You Only Live Twice’s 55th: Mixed legacy

You Only Live Twice promotional art

You Only Live Twice promotional art

Updated and expanded from a 2017 post.

The 55th anniversary of You Only Live Twice isn’t just a milestone for a memorable James Bond film. It’s also the anniversary for the beginning of the end of 1960s spymania.

The 007 film series led the way for spymania. Over the course of the first four Bond films, everything skyrocketed. Not only did the Bond series get bigger, but it also created a market for spies of all sorts.

By June 1967, when You Only Live Twice debuted, that upward trajectory had ended.

To be sure, Twice was very popular. But there was a falloff from its predecessor, 1965’s Thunderball. Twice’s box office totaled $111.6 million globally, down 21 percent from Thunderball’s $141.2 million.

The fifth 007 movie produced by Eon Productions didn’t lack for resources.

Twice’s famous volcano set cost $1 million, roughly the entire budget of Dr. No. Helicopters equipped with giant magnets swooped out of the sky. A seemingly endless number of extras was available when needed.

At the same time, the movie’s star, Sean Connery, wanted out of Bondage. Producers Albert R. Broccoli and Harry Saltzman adjusted the contract they had with the star. But their inducements were not enough.

You Only Live Twice marker in western Japan

You Only Live Twice marker in western Japan

It didn’t help that Broccoli and Saltzman themselves had their own, growing differences. Broccoli didn’t want to take on Connery as another partner — the same kind of arrangement Broccoli’s former partner, Irving Allen, bestowed upon Dean Martin for the Matt Helm movies.

Finally, there was another Bond film that year — the spoof Casino Royale, released in the U.S. less than two months before Twice. However, anybody who viewed Casino Royale’s marketing or trailers could mistake the Charles K. Feldman production for the Eon series.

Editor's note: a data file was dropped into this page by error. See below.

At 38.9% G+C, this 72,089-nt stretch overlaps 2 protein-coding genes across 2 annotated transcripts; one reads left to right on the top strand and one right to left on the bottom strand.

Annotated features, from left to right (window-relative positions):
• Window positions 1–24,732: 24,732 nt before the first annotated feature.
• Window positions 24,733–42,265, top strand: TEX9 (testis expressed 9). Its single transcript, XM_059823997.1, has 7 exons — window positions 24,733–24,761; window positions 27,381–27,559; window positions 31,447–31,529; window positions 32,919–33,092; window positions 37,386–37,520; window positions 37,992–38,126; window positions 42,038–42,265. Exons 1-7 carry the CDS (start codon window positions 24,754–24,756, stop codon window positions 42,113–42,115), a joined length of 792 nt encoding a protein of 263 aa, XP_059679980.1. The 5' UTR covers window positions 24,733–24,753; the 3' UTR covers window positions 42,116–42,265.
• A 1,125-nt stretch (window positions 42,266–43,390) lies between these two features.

Twice has a lot going for it. Ken Adam’s sets were spectacular. John Barry’s score was among the best for the Bond series. It was also the one film in the series photographed by the acclaimed director of photography Freddie Young.

In the 21st century, fan discussion is divided. Some appreciate the spectacle, viewing it as enough reason to overlook various plot holes. Others dislike how the plot of Ian Fleming’s novel was jettisoned, with only some characters and the Japanese location retained. Some fans even refer those changes as among the worst moves Eon ever made. CLICK HERE for a sampling.  One example: “What led the producers to discard the Fleming trilogy (the biggest single gaffe in the series´ history) is inexplicable.”

The longer-term importance of the movie, however, is that Twice symbolizes how interest in the spy craze was drawing to a close. Bond would carry on, but others — including U.S. television series The Man From U.N.C.L.E. and I Spy — weren’t long for this world when Twice arrived at theaters.

4 Responses

  1. Despite some faults, YOLT in my top 5. Love the action, sets and the final battle. The music is great as well.

  2. I loved the plot of Fleming’s YOLT, which I’d read serialized in Playboy, and was NOT amused to see it replaced by the kind of OTT scifi nonsense that later torpedoed most of Roger Moore’s movies. Also, Connery looked bored to tears, and downright embarrassed at the “wedding” scene. The score, however, is one of my favorites.

  3. Expecting a loyal adaptation of Fleming’s novel would not have been reasonable demand but You Only Live Twice could have been a lot better. The whole ridiculous scenario of Connery masquerading as a Japanese native needed to be remove. Yes, Bond did the same in the book but the entire tone of that novel was different and it ultimately paid off at the end of Bond’s adventure. The same episode in the film kills the movie’s momentum. The film isn’t a major slog unlike Thunderball but it definitely needed work.

  4. It was impossible to top Thunderball. But still a great movie. The set piece at the end of the movie is probably still one of the biggest https://psychedelicwizard.wordpress.com/2022/04/18/%e2%ad%90%ef%b8%8fsean-connery-james-bond-movie-reviews%e2%ad%90%ef%b8%8f/

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